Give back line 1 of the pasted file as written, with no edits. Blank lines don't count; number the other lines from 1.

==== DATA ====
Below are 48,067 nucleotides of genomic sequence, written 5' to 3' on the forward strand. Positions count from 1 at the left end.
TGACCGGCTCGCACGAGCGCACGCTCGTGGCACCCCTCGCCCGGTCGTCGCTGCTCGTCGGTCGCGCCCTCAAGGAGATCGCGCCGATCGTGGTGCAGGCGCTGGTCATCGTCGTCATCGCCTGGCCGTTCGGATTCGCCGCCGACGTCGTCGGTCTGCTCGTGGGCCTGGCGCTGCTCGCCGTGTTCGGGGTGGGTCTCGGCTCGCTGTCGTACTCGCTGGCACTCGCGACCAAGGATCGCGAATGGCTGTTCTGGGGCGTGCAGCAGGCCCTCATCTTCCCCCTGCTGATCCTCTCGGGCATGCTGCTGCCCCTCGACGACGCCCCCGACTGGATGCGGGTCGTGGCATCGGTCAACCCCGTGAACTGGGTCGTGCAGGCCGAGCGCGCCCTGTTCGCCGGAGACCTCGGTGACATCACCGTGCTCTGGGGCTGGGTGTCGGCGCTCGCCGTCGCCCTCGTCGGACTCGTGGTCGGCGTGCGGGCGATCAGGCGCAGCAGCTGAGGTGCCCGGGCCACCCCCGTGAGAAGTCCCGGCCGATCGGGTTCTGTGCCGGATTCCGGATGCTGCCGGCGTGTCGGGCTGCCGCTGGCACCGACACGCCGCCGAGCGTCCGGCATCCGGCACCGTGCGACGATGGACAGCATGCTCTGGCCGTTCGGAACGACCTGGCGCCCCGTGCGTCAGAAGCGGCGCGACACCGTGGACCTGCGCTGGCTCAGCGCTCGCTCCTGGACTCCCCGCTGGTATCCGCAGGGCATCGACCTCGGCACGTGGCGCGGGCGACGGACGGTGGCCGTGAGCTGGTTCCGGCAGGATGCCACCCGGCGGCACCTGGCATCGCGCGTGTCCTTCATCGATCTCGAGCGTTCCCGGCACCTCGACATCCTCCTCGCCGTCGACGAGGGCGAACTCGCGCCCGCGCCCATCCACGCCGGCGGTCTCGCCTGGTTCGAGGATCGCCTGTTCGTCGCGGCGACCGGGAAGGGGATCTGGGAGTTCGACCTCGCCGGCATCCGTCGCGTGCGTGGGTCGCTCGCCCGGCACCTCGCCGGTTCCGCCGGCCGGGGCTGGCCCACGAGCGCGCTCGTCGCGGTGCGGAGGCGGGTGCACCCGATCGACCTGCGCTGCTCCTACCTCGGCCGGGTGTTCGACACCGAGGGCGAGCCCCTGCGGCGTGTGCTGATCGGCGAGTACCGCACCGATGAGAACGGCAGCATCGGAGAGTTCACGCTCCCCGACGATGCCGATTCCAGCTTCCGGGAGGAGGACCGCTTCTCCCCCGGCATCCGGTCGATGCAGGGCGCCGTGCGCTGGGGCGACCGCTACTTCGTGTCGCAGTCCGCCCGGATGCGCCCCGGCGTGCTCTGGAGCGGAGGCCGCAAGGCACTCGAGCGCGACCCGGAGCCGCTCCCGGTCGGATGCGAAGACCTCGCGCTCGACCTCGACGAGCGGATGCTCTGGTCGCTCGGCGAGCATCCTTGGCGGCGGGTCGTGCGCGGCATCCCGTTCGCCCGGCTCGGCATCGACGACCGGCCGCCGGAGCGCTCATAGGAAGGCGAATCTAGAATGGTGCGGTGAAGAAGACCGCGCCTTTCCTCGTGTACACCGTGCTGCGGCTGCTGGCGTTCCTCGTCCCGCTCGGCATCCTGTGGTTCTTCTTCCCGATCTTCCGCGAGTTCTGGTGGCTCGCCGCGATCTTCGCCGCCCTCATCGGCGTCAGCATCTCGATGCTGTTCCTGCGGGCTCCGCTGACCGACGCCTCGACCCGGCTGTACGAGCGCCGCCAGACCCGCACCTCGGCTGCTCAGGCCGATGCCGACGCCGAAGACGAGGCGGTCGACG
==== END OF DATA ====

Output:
Below are 48,067 nucleotides of genomic sequence, written 5' to 3' on the forward strand. Positions count from 1 at the left end.